Who you pray to
If you wish
To pay in person
Addresses may vary
According to beliefs
Some will have to die first
Some may have to suffer
And be free from desires
Some may have to purge themselves,
Fast, cover their heads, think less
Of women, beat their children, abstain
From the secular world …
Yet others may simply be
Themselves
And in being and embracing
All aspects of the mother:
Patience, responsibility,
Compassion, open-heartedness
They will find themselves
Provided for, they will find
Their dreams fulfilled, they
Will find their spirits nurtured,
And their hearts healed
Wind washed wonderful
Whirlwinds through water
Welcome to the New World
Where words wind and shadow
Whither and whistle worship
The weather call to the clouds
Walk through the winter
A week of new sounds
We wish for clear water
It’s a wonder her wing-fruit
Seeds smile like my daughter
Whether she will or
Whether she won’t
The wind will still whistle
Through thistles and thorns
Son of the Sun
Friend of the wind
Life of the womb
Reborn once again
May the sun shine through
Your clouded testament
Silent angel
Wingless words
Women who dance
Meaning into shapes
Shapes that are symbols
Of truths to come
The past tense of drum
Is dream
We dance through
Memories, unseen
We are dancing women
The subconscious
Of our ancestors
The contents of feathers
And webs, rewoven
The fabric of a future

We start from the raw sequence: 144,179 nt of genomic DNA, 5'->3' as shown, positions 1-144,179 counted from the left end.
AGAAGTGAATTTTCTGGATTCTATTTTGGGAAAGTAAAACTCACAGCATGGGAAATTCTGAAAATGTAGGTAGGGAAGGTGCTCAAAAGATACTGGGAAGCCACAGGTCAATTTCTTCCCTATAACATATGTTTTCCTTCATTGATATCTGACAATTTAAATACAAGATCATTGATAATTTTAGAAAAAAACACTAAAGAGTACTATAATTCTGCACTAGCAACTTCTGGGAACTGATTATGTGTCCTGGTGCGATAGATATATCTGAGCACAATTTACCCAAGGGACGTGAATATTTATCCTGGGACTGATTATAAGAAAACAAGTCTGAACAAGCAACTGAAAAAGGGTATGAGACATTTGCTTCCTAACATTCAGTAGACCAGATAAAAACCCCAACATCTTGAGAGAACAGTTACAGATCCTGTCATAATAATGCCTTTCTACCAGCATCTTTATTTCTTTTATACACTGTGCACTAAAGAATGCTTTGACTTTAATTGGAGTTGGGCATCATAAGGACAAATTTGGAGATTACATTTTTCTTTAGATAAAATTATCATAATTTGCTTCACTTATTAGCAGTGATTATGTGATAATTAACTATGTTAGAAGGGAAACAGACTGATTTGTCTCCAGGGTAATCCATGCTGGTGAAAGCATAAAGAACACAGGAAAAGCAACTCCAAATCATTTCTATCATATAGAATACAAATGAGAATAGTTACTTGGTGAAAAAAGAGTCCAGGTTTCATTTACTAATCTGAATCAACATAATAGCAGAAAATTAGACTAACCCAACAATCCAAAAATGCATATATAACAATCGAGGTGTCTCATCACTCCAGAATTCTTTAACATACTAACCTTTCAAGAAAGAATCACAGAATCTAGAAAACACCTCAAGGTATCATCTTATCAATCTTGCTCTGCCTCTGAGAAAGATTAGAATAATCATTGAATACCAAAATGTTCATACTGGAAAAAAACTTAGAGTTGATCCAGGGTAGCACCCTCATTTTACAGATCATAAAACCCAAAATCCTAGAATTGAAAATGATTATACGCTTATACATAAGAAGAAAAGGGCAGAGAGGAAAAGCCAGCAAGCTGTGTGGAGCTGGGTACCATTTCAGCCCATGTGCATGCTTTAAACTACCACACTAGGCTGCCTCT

Once fable
The legend
Of a legion
Of angels
The only metaphor that
Exists is midwifery
All else is sight specific
Most things are
Hardly more than they are
There is midwifery in poetry
Midwifery in dance
The artistic process is
A process of midwifery
If we do not catch
These falling stars
Then we will experience
No more than a cratered
Wilderness but when truth
And beauty falls into our hands
And we learn how to place it back
Into the arms of the mother …
You finish the thought
The depths of breath
Is all that is left
To breathe shallow
Is to wallow in doubt
Here on the darkened wood
Of this misshapen tree
There is no trace of age
Its rings have been stained
And tarnished
There is no telling
Of ancestry or lineage
It no longer matters
We are here now
Conjurers of the evermore
I cannot invest in these surroundings
For only I am held accountable
And the wages of unwritten pages
Is shallow breath
It is only through this
That we might replant
These forests
Libraries are forests
Replanted….
That which I was born
I am no longer
That which I was born
I have lived well beyond
That which I was born
Yet I am
As an artist
First, I was black.
I wrote with a yearning
To be a leader. I was
Born into a mourning
Race. We mourned
The death of a king.
I awoke to find
My tongue a scepter.
2001
Inner breathlessness, outer restlessness
By the time I caught up to freedom I was out of breath
Grandma asked me what I’m running for
I guess I’m out for the same thing the sun is sunning for
What mothers birth their young’uns for
And some say Jesus’ coming for